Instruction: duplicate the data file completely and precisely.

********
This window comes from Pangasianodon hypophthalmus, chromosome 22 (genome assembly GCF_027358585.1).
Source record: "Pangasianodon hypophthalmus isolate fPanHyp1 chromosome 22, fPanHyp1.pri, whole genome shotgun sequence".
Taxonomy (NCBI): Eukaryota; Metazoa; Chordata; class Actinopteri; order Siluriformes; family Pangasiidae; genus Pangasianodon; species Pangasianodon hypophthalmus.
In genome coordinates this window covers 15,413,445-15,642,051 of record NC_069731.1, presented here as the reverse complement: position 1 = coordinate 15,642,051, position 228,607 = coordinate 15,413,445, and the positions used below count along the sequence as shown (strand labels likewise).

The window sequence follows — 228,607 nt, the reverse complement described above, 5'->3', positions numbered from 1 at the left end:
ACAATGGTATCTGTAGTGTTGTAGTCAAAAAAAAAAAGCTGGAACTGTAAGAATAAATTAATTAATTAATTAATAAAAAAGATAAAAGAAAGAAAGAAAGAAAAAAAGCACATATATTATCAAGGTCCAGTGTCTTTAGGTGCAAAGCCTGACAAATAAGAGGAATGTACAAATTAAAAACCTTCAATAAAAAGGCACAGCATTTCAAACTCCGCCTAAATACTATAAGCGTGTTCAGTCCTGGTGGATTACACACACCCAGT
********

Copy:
This window comes from Pangasianodon hypophthalmus, chromosome 22 (genome assembly GCF_027358585.1).
Source record: "Pangasianodon hypophthalmus isolate fPanHyp1 chromosome 22, fPanHyp1.pri, whole genome shotgun sequence".
Taxonomy (NCBI): Eukaryota; Metazoa; Chordata; class Actinopteri; order Siluriformes; family Pangasiidae; genus Pangasianodon; species Pangasianodon hypophthalmus.
In genome coordinates this window covers 15,413,445-15,642,051 of record NC_069731.1, presented here as the reverse complement: position 1 = coordinate 15,642,051, position 228,607 = coordinate 15,413,445, and the positions used below count along the sequence as shown (strand labels likewise).

The window sequence follows — 228,607 nt, the reverse complement described above, 5'->3', positions numbered from 1 at the left end:
ACAATGGTATCTGTAGTGTTGTAGTCAAAAAAAAAAAGCTGGAACTGTAAGAATAAATTAATTAATTAATTAATAAAAAAGATAAAAGAAAGAAAGAAAGAAAAAAAGCACATATATTATCAAGGTCCAGTGTCTTTAGGTGCAAAGCCTGACAAATAAGAGGAATGTACAAATTAAAAACCTTCAATAAAAAGGCACAGCATTTCAAACTCCGCCTAAATACTATAAGCGTGTTCAGTCCTGGTGGATTACACACACCCAGT